BASKETBALL Hall of Famer Charles Barkley disagrees with the plan of Kyrie Irving, the outspoken but injured guard of the Brooklyn Nets, and Dwight Howard, a valuable center reserve for the championship-contending Los Angeles Lakers, not to return to complete the 2019-20 NBA season.
“It will be a catastrophic mistake for NBA players not to play (in an NBA restart),” says Barkley, a two-time Olympian (1992 and 1996) who beat Michael Jordan for the NBA MVP hardware in 1993 while donning the colors of the Phoenix Suns.
With Irving out since March due to shoulder injury, Irving was not expected to play anyway in an NBA restart. Howard, who begged the LA Lakers to accept him for a second time prior to this pandemic-plagued season, believes suiting up will be a “distraction” in the fight against racial injustice and police brutality.
Money appears to be a driving force for players to return to action. At the moment, they have always lost around $345 million in salaries and stand to part with another $300 million if the 2019-20 wars are canceled.
All told, NBA players would stand to lose $ 1.2 billion in salary without a resumption of play this season.
It also now becomes more touchy since the NBA can exercise the “force majeure” provision and throw away the collective bargaining agreement which essentially calls for a 50-50 percentage split of the BRI (basketball-related income).
No player is obligated to play in the NBA restart but he will not be paid his salary. As agreed upon by the NBA and its players union, players will not be punished for not playing but they also will not be paid.
Already the players have seen their twice-a-month paychecks (15th and 30th) deducted by 25 percent since the start of May. A portion of that deduction can be recouped with the resumption of league play on July 30 (July 31 Manila time) at the ESPN Wide World of Sports Complex near Orlando, Florida, USA.
Only 22 of the 30 NBA member teams have been invited to play in the return-to-play scenario.
Irving and Howard obviously need not hoop since they have earned hundreds of millions of dollars through the years.
The problem is nearly one-third of the current players with below-average paychecks may not be able to survive.
Last June 4 (June 5 Manila time), the NBA Board of Governors voted 29-1 (only Portland voted against) to resume activity at the ESPN Wide World of Sports Complex. A days later, the players’ team representatives voted 28-0 to adopt the NBA’s formula for a return-to-play plan, which in essence was the idea of NBA Commissioner Adam Silver.
However, more than 80 players, including Irving, who is one of the NBA players union’s six elected vice presidents, informing others through a Zoom conference last June 12 (June 13 MT) that he would not be playing due to ongoing issue concerning over racial injustice following the murder of a 46-year-old black at the hands of a white officer from the Minneapolis state police last May 25 that sparked protest riots as well as looting in many states in America.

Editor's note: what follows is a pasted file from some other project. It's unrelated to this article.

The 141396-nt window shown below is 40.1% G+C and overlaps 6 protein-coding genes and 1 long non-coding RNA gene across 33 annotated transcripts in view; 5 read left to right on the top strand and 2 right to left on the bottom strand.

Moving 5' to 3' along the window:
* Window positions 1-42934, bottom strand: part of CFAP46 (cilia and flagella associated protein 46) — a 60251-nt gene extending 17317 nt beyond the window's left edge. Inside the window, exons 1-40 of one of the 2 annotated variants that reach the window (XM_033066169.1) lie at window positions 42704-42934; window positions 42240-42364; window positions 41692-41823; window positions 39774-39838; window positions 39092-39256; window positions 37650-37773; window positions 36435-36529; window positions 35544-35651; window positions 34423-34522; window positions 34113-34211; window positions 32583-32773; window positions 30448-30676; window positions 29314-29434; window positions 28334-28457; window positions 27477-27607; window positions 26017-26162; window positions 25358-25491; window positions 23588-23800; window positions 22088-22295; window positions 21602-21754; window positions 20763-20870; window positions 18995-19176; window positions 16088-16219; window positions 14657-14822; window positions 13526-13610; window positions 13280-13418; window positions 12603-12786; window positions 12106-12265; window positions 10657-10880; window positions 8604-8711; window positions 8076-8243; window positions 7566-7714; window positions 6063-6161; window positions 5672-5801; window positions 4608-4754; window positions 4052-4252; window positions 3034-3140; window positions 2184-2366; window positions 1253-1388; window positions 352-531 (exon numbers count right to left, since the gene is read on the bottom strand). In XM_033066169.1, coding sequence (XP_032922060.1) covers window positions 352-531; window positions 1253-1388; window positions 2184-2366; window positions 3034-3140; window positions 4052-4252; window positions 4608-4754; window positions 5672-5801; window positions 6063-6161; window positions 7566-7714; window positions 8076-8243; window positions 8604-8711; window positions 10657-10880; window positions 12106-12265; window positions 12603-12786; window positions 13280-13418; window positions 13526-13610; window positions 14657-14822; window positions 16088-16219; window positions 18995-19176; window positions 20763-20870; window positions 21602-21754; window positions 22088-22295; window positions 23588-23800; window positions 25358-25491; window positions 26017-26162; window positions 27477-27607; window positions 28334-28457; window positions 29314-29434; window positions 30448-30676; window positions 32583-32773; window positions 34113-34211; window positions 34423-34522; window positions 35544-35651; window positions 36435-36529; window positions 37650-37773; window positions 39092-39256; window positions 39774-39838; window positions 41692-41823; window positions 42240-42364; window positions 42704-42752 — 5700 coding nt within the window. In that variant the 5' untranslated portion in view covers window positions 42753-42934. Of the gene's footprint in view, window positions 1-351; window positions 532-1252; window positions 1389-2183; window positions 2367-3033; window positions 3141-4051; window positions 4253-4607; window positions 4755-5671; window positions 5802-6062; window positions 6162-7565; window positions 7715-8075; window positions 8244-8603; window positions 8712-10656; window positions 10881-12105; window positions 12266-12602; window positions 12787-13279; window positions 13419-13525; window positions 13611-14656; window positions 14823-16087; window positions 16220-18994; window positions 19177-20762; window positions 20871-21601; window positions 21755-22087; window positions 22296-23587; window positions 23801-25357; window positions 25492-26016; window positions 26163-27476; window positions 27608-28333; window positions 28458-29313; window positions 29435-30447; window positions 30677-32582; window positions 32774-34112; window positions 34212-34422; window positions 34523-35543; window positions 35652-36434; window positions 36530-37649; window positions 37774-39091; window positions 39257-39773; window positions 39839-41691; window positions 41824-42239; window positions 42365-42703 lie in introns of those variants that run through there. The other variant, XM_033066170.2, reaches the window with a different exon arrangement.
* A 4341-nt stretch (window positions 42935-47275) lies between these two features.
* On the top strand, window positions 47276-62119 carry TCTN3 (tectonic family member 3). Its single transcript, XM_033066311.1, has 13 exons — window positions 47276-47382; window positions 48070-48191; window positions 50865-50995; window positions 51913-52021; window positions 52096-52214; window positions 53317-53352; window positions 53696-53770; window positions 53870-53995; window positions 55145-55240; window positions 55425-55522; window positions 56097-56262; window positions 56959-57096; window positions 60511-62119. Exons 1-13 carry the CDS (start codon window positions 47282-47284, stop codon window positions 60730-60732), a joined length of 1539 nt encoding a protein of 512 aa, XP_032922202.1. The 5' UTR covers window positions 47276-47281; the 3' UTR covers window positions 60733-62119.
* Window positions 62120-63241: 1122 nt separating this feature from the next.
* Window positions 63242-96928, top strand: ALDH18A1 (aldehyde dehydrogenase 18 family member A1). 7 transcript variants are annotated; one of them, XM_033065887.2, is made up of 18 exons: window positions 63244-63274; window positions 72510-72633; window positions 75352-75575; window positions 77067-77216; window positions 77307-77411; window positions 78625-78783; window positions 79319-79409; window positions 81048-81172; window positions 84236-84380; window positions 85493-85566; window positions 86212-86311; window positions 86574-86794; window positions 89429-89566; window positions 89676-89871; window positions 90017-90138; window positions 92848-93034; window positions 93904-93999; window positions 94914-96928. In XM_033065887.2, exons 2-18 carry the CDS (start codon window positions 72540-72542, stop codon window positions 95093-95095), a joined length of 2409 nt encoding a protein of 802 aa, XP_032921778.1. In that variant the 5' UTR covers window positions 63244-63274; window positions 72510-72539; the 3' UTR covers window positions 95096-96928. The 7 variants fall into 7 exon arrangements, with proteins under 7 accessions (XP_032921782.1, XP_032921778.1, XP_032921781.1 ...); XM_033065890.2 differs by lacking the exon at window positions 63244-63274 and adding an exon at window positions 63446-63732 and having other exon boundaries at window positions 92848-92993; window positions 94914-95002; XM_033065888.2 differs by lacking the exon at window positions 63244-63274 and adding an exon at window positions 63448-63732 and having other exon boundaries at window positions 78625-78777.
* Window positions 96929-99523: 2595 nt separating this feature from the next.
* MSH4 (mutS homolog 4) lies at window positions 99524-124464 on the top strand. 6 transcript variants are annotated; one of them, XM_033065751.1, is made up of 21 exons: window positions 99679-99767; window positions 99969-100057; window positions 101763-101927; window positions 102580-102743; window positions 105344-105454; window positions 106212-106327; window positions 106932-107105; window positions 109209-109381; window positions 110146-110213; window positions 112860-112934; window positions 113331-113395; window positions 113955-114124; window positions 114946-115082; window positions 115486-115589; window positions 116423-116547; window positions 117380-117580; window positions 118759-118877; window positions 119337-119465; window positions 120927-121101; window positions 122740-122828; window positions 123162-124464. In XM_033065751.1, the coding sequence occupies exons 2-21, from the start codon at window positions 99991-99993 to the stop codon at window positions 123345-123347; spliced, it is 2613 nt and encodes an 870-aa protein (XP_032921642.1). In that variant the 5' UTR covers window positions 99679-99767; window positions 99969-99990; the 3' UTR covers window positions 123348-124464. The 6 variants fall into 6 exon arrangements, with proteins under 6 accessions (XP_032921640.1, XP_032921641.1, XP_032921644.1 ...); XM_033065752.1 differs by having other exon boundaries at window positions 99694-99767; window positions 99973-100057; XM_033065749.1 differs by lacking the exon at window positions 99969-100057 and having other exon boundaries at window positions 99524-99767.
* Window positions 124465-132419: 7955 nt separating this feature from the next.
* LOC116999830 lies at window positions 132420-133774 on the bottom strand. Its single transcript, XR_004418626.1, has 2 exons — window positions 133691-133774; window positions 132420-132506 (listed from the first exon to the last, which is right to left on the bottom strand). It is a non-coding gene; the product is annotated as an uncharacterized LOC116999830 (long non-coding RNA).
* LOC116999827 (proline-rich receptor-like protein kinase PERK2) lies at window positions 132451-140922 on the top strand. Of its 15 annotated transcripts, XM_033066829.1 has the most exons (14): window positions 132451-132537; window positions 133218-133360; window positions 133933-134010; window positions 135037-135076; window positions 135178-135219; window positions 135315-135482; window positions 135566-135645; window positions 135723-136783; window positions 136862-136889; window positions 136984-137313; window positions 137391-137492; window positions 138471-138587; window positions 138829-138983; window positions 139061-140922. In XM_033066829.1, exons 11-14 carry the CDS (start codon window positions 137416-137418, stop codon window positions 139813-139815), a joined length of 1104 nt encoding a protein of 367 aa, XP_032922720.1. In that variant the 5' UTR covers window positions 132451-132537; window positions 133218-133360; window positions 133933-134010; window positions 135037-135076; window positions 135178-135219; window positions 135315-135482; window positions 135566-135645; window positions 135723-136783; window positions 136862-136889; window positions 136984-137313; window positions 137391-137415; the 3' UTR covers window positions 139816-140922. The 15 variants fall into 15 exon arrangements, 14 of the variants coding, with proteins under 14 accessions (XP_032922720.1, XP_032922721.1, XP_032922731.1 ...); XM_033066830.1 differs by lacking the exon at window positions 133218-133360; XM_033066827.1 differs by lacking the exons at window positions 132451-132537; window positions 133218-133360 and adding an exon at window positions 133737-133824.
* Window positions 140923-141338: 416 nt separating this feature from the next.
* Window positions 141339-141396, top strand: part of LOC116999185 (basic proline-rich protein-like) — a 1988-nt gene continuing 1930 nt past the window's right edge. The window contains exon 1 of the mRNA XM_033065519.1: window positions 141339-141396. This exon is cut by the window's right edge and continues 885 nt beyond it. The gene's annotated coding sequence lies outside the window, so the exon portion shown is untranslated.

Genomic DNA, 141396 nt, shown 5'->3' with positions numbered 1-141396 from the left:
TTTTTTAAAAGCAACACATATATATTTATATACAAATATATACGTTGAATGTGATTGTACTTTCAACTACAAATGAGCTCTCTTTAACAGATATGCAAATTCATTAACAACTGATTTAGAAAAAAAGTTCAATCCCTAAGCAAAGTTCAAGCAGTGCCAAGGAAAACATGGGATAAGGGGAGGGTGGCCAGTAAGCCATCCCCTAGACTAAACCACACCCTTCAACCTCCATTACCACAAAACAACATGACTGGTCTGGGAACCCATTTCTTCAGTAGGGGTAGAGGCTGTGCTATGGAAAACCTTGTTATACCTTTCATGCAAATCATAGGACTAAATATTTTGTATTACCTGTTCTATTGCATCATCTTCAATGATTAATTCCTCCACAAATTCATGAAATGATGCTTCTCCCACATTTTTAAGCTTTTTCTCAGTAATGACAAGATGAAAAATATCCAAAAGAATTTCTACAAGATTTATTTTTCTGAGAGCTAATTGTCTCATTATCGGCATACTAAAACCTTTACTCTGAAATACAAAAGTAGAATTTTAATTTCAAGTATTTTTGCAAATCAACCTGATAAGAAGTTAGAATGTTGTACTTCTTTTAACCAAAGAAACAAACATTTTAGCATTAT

“I don’t support going into Orlando,” said Irving, who once opined that the earth is flat. “I’m not with the systematic racism and the bulls….. Something smells a little fishy.”
All the while, many people thought the players who are against the return-to-play scenario were concerned over coronavirus (COVID-19)-related health issues, such as the stringent safety protocols in relation to the mass infections (and deaths) arising from the global pandemic, of which the U.S. owns the most number of positive cases and fatalities as well.
It turned out there were other issues at hand such as seeking social and police reforms at this time instead of playing that are distracting and dividing the players. And that is the major reason why some Johnny-come-lately social activists are against playing in a restart.
Joining Irving in the boycott group were Howard (who was quoted as saying “basketball isn’t needed at this moment and will only be a distraction” to the Black Lives Matter movement) and Utah Jazz guard Donovan Mitchell among other players.
For another thing, entertaining the masses following the death of Floyd is not exactly the right time to do, echoed Irving’s group even as most Americans following the NBA games are well-off whites.
Then again, LeBron James and some other high-profile players believe there is another social platform to send their “Black Lives Matter” message across. And that is to play and earn money to be able to sustain their push for social reforms in their communities and elsewhere.
Both sides may have a point or two. But in the end, it will still be the opinion of the invisible and invincible COVID-19 that will decide the fate of the remainder of the NBA’s 2019-20 wars.
Sadly, both the NBA and its players union may yet wind up losers if the coronavirus does not go away in a jiffy.
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